We made it back to the dock at 1:30 pm. Randall and I stopped in a few shops to pick up gifts and a couple Christmas ornaments that we buy on every vacation we take. One ornament was a glass blown miniature cruise ship. The other was a blue, purple, and green glass blown salmon. We bought a few children's books as well. The line to get back on the ship was unbearable at 2:00 pm, as it was cold and raining, so we continued to stop in many of the jewelry stores to stay dry and kill some time. At 2:30 pm everyone was supposed to be onboard, but our Port and Cruise Consultant, Noel, was not even in line yet, as I had just left him at Diamonds International, so I had a feeling we would not be left if we were not there at exactly 2:30 pm. We slowly made our way back to the ship where the line was slightly better, so we went ahead and got in line. Shortly after we got in line, I noticed, Noel about 20 people behind us in line. We got onboard at about 2:45 pm.
Maxi had us a cheese pizza, veggie pizza, and a pepperoni pizza waiting for us when we got back to the room. The pizzas were about 7 inches in diameter, had about 1 inch thick crust, and were okay. They were definitely not your cheap frozen pizzas. We stuffed ourselves, and I went to take a bath since I was still chilled to the bone from getting so damp and cold. Randall read while I took a nap that afternoon. Later we gave a tour of the suite to a couple we met on the fishing excursion the day before. After that we watched Mona Lisa Smile on DVD.
We had dinner at Maxim's Steakhouse. We ordered a bottle of J.P. Chenet Merlot. Randall had Shrimp Cocktail, Crabcakes, and Filet Mignon. I had the same as Randall, but also had a cup of Clam Chowder. We ordered cheesecake and a chocolate cake to bring back to the room for later. We were unable to finish the bottle of wine, so we had them save it for another evening. The chocolate cake tasted somewhat like a Hostess "Ding-Dong" without the cream filling, only richer. The cheesecake was okay. It wasn't the best I have had, but certainly not the worst. After dinner I went to look at the pictures we had taken by the ship photographers so far while Randall went back to the room. I still was unable to find our photo from embarkation day, but the rest I quickly found and put all of them together, so that I could show Randall the photos later. I was impressed with all of them from formal night. I then went back to the cabin, read for a little bit, and then went to bed.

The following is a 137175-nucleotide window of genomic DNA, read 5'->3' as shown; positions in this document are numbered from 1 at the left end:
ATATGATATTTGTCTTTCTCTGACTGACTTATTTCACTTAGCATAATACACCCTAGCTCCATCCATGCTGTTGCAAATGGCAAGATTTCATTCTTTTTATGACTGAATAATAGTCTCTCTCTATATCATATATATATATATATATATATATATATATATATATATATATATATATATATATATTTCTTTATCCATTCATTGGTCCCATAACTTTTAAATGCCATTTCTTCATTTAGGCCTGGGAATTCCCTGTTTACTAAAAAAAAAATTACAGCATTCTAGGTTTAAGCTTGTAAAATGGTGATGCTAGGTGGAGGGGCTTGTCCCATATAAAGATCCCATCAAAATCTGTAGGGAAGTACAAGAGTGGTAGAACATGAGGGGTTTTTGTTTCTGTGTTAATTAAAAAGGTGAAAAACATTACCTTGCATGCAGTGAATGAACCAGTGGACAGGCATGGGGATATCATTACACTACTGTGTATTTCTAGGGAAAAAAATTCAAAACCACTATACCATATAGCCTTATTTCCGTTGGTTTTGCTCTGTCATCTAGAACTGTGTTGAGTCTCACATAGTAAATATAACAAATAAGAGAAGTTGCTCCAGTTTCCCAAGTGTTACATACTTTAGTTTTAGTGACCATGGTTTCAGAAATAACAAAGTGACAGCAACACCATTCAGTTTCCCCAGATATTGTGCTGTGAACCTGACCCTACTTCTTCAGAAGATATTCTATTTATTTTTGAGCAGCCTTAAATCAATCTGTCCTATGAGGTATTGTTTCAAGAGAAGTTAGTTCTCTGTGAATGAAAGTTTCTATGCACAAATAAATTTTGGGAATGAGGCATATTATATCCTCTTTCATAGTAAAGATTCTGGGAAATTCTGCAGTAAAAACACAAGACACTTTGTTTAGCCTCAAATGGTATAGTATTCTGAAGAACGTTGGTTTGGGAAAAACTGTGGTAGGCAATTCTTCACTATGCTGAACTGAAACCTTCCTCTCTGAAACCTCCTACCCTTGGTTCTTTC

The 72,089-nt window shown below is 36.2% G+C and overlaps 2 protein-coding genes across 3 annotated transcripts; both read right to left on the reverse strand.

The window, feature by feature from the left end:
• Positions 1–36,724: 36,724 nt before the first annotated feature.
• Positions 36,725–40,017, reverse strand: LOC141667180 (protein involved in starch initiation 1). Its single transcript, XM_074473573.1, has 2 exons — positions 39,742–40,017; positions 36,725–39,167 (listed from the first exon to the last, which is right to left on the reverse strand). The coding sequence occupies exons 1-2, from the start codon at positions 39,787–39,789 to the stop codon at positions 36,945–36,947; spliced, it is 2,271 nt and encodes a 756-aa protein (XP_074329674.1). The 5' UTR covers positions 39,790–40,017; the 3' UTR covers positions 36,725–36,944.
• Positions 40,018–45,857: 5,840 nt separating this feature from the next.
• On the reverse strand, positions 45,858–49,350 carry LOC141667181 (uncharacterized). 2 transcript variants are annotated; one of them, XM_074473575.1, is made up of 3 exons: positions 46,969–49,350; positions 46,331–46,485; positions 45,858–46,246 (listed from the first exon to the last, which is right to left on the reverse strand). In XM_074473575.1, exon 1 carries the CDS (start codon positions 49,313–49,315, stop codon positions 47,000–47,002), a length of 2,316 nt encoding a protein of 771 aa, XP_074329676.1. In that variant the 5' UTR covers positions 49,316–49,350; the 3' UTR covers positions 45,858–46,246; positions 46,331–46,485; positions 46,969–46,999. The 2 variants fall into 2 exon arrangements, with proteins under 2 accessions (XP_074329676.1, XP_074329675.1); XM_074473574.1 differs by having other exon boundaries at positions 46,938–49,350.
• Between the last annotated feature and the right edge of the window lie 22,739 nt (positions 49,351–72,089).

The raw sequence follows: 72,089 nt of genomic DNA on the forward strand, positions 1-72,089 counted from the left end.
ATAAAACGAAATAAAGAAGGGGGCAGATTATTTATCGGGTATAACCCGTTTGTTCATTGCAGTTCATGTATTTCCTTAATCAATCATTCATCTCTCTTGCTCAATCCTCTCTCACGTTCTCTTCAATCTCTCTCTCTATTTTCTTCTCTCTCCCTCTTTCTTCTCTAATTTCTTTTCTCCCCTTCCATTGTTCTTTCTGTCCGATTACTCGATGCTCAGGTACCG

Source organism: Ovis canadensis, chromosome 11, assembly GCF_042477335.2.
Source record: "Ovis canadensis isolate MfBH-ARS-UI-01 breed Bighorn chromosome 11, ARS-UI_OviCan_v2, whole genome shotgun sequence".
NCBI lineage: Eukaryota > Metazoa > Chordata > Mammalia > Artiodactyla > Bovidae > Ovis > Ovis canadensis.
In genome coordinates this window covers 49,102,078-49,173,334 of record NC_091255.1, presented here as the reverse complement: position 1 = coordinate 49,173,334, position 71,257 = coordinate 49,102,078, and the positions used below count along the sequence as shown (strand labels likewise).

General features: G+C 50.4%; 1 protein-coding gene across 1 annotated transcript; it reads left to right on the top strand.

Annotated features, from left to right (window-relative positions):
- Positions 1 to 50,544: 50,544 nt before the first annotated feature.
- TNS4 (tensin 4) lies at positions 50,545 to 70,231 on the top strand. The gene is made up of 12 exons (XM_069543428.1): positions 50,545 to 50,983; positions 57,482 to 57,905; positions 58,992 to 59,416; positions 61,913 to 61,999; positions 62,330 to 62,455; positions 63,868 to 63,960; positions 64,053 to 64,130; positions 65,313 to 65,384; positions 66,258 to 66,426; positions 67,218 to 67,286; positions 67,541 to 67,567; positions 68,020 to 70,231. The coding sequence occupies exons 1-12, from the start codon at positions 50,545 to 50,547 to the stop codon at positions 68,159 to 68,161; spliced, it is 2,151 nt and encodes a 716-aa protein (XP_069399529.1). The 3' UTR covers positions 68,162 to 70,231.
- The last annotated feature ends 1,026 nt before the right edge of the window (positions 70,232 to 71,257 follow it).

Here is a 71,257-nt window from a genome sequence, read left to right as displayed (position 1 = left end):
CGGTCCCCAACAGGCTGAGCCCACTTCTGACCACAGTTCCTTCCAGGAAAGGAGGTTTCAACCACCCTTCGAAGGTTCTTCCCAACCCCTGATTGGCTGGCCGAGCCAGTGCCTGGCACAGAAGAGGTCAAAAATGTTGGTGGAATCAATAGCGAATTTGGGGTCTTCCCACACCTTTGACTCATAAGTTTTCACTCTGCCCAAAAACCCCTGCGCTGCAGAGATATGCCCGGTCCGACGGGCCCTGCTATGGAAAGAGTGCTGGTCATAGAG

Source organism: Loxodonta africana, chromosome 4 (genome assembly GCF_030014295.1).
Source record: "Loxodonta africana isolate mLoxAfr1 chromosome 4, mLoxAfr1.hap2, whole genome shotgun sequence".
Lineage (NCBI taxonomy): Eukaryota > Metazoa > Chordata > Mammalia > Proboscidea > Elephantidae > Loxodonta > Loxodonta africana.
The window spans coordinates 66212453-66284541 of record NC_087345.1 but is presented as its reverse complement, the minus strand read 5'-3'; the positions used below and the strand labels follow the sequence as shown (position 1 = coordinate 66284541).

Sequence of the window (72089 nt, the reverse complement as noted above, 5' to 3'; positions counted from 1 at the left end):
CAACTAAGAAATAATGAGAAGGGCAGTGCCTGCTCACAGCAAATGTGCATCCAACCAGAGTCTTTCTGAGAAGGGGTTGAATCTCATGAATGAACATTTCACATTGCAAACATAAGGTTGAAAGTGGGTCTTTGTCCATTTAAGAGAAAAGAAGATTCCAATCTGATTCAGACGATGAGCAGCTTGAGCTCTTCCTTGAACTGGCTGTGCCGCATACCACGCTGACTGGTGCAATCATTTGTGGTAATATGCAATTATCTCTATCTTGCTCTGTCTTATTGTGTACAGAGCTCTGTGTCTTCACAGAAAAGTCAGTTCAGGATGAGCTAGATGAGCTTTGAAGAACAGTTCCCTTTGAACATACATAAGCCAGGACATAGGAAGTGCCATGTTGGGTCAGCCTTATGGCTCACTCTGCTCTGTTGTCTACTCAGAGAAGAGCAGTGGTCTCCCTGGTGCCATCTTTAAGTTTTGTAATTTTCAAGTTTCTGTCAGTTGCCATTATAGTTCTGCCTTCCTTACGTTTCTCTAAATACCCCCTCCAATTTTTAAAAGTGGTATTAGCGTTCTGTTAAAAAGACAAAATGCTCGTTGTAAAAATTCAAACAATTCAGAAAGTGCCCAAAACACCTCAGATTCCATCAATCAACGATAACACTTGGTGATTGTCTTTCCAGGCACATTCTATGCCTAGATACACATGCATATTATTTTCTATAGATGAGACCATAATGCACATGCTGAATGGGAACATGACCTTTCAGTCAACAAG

Tuesday, May 25, 2004 - Juneau, Alaska
Our wake up call for 6:15 am worked this time. Breakfast was delivered at 6:45 am. I had scrambled eggs and sausage. Randall had a cheese and mushroom omelet with sausage. While we ate there was an eagle on the roof of the library/parking garage about 100 yards ahead of us. He sat there for the longest time, preening his feathers, and watching the water for any fish to catch. The Holland America ship, Ryndam, was coming in and was going to dock right next to where he was perched. We trained the video camera on him and watched him while we ate breakfast. Sure enough, as soon as the Ryndam got close enough, he flew off, and I was lucky enough to catch him on video as he flew off. We figure he was not happy that he lost his fishing spot.
From our balcony we were able to see a couple waterfalls coming down the mountain. They probably extended from at least 5000 feet elevation. The waterfalls reminded of those we saw in Kauai, Hawaii. Also, if you have Sprint PCS service, this was the first port it worked at since Seattle. We used this to our advantage and called my dad that morning, Randall's office, and my mother (on her Sprint cell phone, so it was free!) that afternoon. We were on the Juneau City and Mendenhall Glacier Tour. There was a slight delay in getting to leave, but that was okay.